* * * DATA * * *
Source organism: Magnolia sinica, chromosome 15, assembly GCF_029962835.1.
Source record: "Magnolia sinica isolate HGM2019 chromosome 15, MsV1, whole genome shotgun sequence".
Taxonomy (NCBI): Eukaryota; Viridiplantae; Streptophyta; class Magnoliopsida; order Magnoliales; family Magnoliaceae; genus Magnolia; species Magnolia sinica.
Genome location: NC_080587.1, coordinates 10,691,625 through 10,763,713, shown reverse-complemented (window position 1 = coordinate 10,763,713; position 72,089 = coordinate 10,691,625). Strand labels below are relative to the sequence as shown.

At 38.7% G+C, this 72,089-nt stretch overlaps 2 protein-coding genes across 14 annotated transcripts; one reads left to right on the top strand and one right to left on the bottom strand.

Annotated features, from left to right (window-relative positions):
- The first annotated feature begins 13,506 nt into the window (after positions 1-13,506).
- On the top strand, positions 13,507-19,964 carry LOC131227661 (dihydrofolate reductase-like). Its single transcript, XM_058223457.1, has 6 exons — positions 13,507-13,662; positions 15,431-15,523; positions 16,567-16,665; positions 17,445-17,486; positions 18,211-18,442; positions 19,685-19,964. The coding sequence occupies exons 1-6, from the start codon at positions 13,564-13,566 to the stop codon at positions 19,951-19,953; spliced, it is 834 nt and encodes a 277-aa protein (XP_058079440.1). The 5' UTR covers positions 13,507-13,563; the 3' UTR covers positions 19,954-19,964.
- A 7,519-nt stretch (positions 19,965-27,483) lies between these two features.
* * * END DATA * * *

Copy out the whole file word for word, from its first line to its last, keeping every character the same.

Source organism: Magnolia sinica, chromosome 15, assembly GCF_029962835.1.
Source record: "Magnolia sinica isolate HGM2019 chromosome 15, MsV1, whole genome shotgun sequence".
Taxonomy (NCBI): Eukaryota; Viridiplantae; Streptophyta; class Magnoliopsida; order Magnoliales; family Magnoliaceae; genus Magnolia; species Magnolia sinica.
Genome location: NC_080587.1, coordinates 10,691,625 through 10,763,713, shown reverse-complemented (window position 1 = coordinate 10,763,713; position 72,089 = coordinate 10,691,625). Strand labels below are relative to the sequence as shown.

At 38.7% G+C, this 72,089-nt stretch overlaps 2 protein-coding genes across 14 annotated transcripts; one reads left to right on the top strand and one right to left on the bottom strand.

Annotated features, from left to right (window-relative positions):
- The first annotated feature begins 13,506 nt into the window (after positions 1-13,506).
- On the top strand, positions 13,507-19,964 carry LOC131227661 (dihydrofolate reductase-like). Its single transcript, XM_058223457.1, has 6 exons — positions 13,507-13,662; positions 15,431-15,523; positions 16,567-16,665; positions 17,445-17,486; positions 18,211-18,442; positions 19,685-19,964. The coding sequence occupies exons 1-6, from the start codon at positions 13,564-13,566 to the stop codon at positions 19,951-19,953; spliced, it is 834 nt and encodes a 277-aa protein (XP_058079440.1). The 5' UTR covers positions 13,507-13,563; the 3' UTR covers positions 19,954-19,964.
- A 7,519-nt stretch (positions 19,965-27,483) lies between these two features.